3. Eat one or two servings of an F2 soup or salad each day. Red lentil and tomato soup or carrot, almond and raisin salad are excellent.

4. Eat large quantities of vegetables and pulses. Beans, parsnips, chickpeas, broccoli and spinach are beneficial.

5. In addition to a banana and grapefruit, eat at least two pieces of fruit every day.

6. Eat two slices of fibre rich wholemeal bread each day.

7. Enjoy grain-based foods like whole wheat pasta, brown basmati rice, couscous, noodles, barley and bulgur wheat.

8. Ration the fat containing foods that are making you overweight.

9. Choose fish in preference to meat or follow a vegetarian menu. Limit red or processed meat to no more than two portions a week and select only organic or free range animal products.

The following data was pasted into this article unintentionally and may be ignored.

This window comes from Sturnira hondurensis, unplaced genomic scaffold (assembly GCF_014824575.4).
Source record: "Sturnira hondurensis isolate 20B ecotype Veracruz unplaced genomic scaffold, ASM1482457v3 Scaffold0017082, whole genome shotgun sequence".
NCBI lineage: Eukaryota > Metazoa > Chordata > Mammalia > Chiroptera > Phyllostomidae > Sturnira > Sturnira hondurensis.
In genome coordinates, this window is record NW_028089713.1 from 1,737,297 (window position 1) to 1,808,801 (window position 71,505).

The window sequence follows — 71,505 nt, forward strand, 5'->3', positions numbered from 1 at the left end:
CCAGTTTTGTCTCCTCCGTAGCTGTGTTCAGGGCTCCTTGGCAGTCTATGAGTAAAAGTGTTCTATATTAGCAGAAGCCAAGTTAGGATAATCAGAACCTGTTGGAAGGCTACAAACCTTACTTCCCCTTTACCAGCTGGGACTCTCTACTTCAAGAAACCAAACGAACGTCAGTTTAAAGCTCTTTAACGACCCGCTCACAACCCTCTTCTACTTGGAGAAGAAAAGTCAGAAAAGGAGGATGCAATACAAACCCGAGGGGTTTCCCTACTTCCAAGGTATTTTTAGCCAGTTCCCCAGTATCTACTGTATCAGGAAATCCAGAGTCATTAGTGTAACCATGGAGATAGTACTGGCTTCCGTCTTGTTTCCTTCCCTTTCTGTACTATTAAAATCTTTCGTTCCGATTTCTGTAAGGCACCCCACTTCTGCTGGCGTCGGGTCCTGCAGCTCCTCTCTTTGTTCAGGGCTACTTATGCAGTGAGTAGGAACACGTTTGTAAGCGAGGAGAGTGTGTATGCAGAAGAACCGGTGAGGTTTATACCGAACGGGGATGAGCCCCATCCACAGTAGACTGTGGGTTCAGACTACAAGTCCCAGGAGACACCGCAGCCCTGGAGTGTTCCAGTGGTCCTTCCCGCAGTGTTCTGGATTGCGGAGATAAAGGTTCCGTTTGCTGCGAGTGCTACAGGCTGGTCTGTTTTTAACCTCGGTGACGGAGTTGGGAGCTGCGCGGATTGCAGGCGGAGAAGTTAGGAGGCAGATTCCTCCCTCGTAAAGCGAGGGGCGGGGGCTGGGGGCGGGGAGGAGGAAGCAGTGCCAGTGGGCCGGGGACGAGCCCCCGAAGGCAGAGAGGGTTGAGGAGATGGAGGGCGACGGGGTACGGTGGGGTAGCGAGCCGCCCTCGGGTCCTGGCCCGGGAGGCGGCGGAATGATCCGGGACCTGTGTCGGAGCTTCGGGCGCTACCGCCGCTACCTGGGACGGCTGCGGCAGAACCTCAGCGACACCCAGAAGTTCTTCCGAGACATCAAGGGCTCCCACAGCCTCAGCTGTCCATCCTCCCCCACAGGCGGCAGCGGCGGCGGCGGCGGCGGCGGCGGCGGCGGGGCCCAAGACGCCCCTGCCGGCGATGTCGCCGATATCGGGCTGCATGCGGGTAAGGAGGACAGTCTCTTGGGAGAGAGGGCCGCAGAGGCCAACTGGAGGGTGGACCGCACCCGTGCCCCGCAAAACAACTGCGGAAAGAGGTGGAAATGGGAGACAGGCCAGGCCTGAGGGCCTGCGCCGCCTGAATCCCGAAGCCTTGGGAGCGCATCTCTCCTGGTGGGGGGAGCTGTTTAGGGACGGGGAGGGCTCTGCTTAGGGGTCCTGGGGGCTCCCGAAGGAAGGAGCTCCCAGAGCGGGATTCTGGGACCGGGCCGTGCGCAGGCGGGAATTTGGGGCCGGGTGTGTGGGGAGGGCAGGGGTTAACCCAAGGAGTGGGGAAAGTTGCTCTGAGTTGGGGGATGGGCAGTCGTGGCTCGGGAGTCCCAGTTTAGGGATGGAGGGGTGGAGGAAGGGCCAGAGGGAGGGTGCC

10. Drink water, teas and most low calorie drinks freely and coffee in moderation. Avoid alcohol and fruit juices.

Like many other popular diet programmes, the F2 diet sings the praises of organic, free-range, fresh foods as these are easier on the digestive system and typically havea positive impact on a person’s health. The F2 diet also encourages dieters to avoid processed foods, ready meals and refined carbohydrates as these have hidden costs to both digestive and overall health.